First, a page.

The concrete improvements project at the Jasper County Courthouse was initially put on hold after the board of supervisors rejected two bid openings in 2021 and 2022. Back then the bids were considered to be too expensive. Maintenance director Adam Sparks asked supervisors on Nov. 15 what to do moving forward.
“The concrete is obviously getting no better. It’s getting worse. By the end of the winter we’re going to have a lot of spots that are honestly going to look like gravel and not concrete,” Sparks said of the surrounding sidewalks. “So I just need to know kinda how to move forward.”
Every day the county doesn’t do something to address the concrete, he added, the concrete gets in worse shape, and the prices to fix it continue to rise.
“If we’re waiting for the price to drop, we could wait a year (or) we could wait many years,” Sparks said. “So I’m just trying to get some direction, whether it’s ‘Let’s not talk about it again for a while’ or ‘Let’s work on a piece and a part’ or whatever it is, I guess. Just looking for something so I know how to ask.”
For now, Sparks is to find out how much it would cost to do the project a quarter at a time. Jasper County Supervisor Doug Cupples recommended the board set aside a certain amount of money each fiscal year until the project is completed in sections. Fellow supervisor Brandon Talsma was not opposed to the idea.
Cupples walked around the courthouse the other day and while he appreciates Sparks’ attention to detail and acknowledged areas in need of repair, the supervisor said he doesn’t know if it’s to the extent at which it would require a full replacement. Sectioning the project would also mean a less upfront cost.
The project could cost more over time by breaking it up into sections, but the previous two bids were way too high for the county to consider approving. For instance, the August 2021 base bid was $339,570. Supervisors rejected it and wanted to wait for prices to drop. By April 2022, the base bid increased to $354,000.
“It seems more logical, to me, as far as financially,” Cupples said of the idea to separate the project into sections.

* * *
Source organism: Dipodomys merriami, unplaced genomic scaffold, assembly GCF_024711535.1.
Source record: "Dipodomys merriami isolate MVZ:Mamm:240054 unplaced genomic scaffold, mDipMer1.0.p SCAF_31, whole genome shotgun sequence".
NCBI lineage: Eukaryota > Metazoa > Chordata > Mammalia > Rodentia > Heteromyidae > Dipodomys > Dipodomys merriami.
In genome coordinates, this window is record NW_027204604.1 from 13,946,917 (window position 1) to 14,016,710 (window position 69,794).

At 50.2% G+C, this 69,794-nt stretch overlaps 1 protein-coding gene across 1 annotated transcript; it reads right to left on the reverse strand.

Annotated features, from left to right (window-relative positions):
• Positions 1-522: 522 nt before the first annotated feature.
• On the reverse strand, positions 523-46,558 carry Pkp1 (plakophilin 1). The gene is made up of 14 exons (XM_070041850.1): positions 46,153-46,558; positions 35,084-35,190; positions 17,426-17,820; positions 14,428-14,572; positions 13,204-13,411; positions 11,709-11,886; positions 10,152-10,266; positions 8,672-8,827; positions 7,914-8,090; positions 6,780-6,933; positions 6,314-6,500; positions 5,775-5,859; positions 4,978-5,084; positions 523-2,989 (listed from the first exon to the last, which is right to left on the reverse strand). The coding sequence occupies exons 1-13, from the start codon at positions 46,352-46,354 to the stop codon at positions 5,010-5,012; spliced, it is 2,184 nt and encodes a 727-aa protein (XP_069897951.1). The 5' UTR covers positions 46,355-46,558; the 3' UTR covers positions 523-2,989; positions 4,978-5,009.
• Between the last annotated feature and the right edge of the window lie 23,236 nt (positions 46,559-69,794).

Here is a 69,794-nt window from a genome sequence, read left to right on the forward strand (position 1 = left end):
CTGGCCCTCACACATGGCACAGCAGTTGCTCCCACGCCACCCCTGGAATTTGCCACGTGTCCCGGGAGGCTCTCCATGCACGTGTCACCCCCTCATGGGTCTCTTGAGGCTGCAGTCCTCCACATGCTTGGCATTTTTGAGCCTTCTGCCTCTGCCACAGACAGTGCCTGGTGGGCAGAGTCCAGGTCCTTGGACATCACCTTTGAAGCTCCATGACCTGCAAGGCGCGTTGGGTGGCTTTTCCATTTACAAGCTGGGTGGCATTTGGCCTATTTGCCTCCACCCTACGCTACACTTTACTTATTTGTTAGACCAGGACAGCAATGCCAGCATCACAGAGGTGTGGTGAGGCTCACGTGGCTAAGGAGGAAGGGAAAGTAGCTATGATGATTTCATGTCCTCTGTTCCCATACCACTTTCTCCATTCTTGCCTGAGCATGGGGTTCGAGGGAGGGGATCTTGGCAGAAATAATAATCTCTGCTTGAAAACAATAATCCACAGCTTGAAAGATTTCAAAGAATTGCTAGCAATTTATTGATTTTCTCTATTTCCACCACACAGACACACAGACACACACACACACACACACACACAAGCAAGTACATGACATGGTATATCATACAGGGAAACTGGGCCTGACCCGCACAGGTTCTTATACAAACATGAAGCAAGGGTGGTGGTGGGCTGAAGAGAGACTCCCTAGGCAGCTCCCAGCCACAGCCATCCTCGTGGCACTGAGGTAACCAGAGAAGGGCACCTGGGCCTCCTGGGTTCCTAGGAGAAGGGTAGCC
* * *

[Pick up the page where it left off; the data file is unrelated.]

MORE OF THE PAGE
Another matter Sparks wanted to address were the concrete planters, oftentimes referred to as the bunkers by county officials. Initially it was agreed upon to demolish the bunkers. Sparks wanted a firm answer: Do they stay? Or do they go? Cupples had no problem with the bunkers.
“I’m not a fan of getting rid of the bunkers,” Cupples said. “I don’t think they look that bad. So that’s my personal opinion. I think we could have them probably decorated, have them painted or something. I know that in the past others have not liked them. But that’s me.”
Talsma and supervisor Denny Carpenter, who attended the meeting through a Zoom call, do not like them and want to see them gone. However, Talsma is on board with removing them when it is absolutely necessary, like when the county decides to redo any crumbling approaches to the courthouse.
In addition to finding out the estimated costs to do the project a quarter at a time, Cupples wanted to know the percentage of deterioration in each area. Talsma said the county’s architectural firm, BBS Architects & Engineers, may not have to get involved, which would leave the budgeting at Sparks’ discretion.
Sparks will return to the board at a later date with some more detailed options.
Contact Christopher Braunschweig at 641-792-3121 ext. 560 or firstname.lastname@example.org